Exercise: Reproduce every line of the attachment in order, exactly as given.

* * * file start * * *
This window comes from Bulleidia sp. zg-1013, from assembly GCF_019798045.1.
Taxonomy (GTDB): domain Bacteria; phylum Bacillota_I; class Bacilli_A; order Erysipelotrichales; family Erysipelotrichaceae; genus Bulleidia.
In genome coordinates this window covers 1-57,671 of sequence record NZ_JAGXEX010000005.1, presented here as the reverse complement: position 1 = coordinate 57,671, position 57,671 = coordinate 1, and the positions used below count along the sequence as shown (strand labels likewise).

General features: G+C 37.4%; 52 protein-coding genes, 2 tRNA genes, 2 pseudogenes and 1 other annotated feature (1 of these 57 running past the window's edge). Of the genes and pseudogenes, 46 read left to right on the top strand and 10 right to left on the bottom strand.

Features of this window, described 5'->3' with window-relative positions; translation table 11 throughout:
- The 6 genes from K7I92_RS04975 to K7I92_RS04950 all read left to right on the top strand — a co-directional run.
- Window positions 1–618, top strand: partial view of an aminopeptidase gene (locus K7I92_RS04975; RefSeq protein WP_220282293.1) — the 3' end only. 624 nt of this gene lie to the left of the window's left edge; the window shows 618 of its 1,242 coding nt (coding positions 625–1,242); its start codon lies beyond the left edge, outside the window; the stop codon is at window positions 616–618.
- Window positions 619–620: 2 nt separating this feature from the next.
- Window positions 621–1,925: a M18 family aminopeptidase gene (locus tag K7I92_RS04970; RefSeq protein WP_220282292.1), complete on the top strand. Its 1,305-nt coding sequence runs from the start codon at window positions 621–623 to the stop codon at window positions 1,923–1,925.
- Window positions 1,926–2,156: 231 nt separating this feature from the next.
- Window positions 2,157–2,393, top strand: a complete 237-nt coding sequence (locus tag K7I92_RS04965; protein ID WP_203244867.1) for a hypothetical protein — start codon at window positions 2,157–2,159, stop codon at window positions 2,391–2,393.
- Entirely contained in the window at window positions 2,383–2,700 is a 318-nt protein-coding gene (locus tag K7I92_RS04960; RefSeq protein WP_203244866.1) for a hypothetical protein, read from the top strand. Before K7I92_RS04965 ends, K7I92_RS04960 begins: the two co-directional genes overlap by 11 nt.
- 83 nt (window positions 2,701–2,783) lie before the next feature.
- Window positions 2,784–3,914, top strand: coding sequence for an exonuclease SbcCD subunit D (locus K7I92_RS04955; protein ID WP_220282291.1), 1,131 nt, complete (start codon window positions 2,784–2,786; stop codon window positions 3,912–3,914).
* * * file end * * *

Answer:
This window comes from Bulleidia sp. zg-1013, from assembly GCF_019798045.1.
Taxonomy (GTDB): domain Bacteria; phylum Bacillota_I; class Bacilli_A; order Erysipelotrichales; family Erysipelotrichaceae; genus Bulleidia.
In genome coordinates this window covers 1-57,671 of sequence record NZ_JAGXEX010000005.1, presented here as the reverse complement: position 1 = coordinate 57,671, position 57,671 = coordinate 1, and the positions used below count along the sequence as shown (strand labels likewise).

General features: G+C 37.4%; 52 protein-coding genes, 2 tRNA genes, 2 pseudogenes and 1 other annotated feature (1 of these 57 running past the window's edge). Of the genes and pseudogenes, 46 read left to right on the top strand and 10 right to left on the bottom strand.

Features of this window, described 5'->3' with window-relative positions; translation table 11 throughout:
- The 6 genes from K7I92_RS04975 to K7I92_RS04950 all read left to right on the top strand — a co-directional run.
- Window positions 1–618, top strand: partial view of an aminopeptidase gene (locus K7I92_RS04975; RefSeq protein WP_220282293.1) — the 3' end only. 624 nt of this gene lie to the left of the window's left edge; the window shows 618 of its 1,242 coding nt (coding positions 625–1,242); its start codon lies beyond the left edge, outside the window; the stop codon is at window positions 616–618.
- Window positions 619–620: 2 nt separating this feature from the next.
- Window positions 621–1,925: a M18 family aminopeptidase gene (locus tag K7I92_RS04970; RefSeq protein WP_220282292.1), complete on the top strand. Its 1,305-nt coding sequence runs from the start codon at window positions 621–623 to the stop codon at window positions 1,923–1,925.
- Window positions 1,926–2,156: 231 nt separating this feature from the next.
- Window positions 2,157–2,393, top strand: a complete 237-nt coding sequence (locus tag K7I92_RS04965; protein ID WP_203244867.1) for a hypothetical protein — start codon at window positions 2,157–2,159, stop codon at window positions 2,391–2,393.
- Entirely contained in the window at window positions 2,383–2,700 is a 318-nt protein-coding gene (locus tag K7I92_RS04960; RefSeq protein WP_203244866.1) for a hypothetical protein, read from the top strand. Before K7I92_RS04965 ends, K7I92_RS04960 begins: the two co-directional genes overlap by 11 nt.
- 83 nt (window positions 2,701–2,783) lie before the next feature.
- Window positions 2,784–3,914, top strand: coding sequence for an exonuclease SbcCD subunit D (locus K7I92_RS04955; protein ID WP_220282291.1), 1,131 nt, complete (start codon window positions 2,784–2,786; stop codon window positions 3,912–3,914).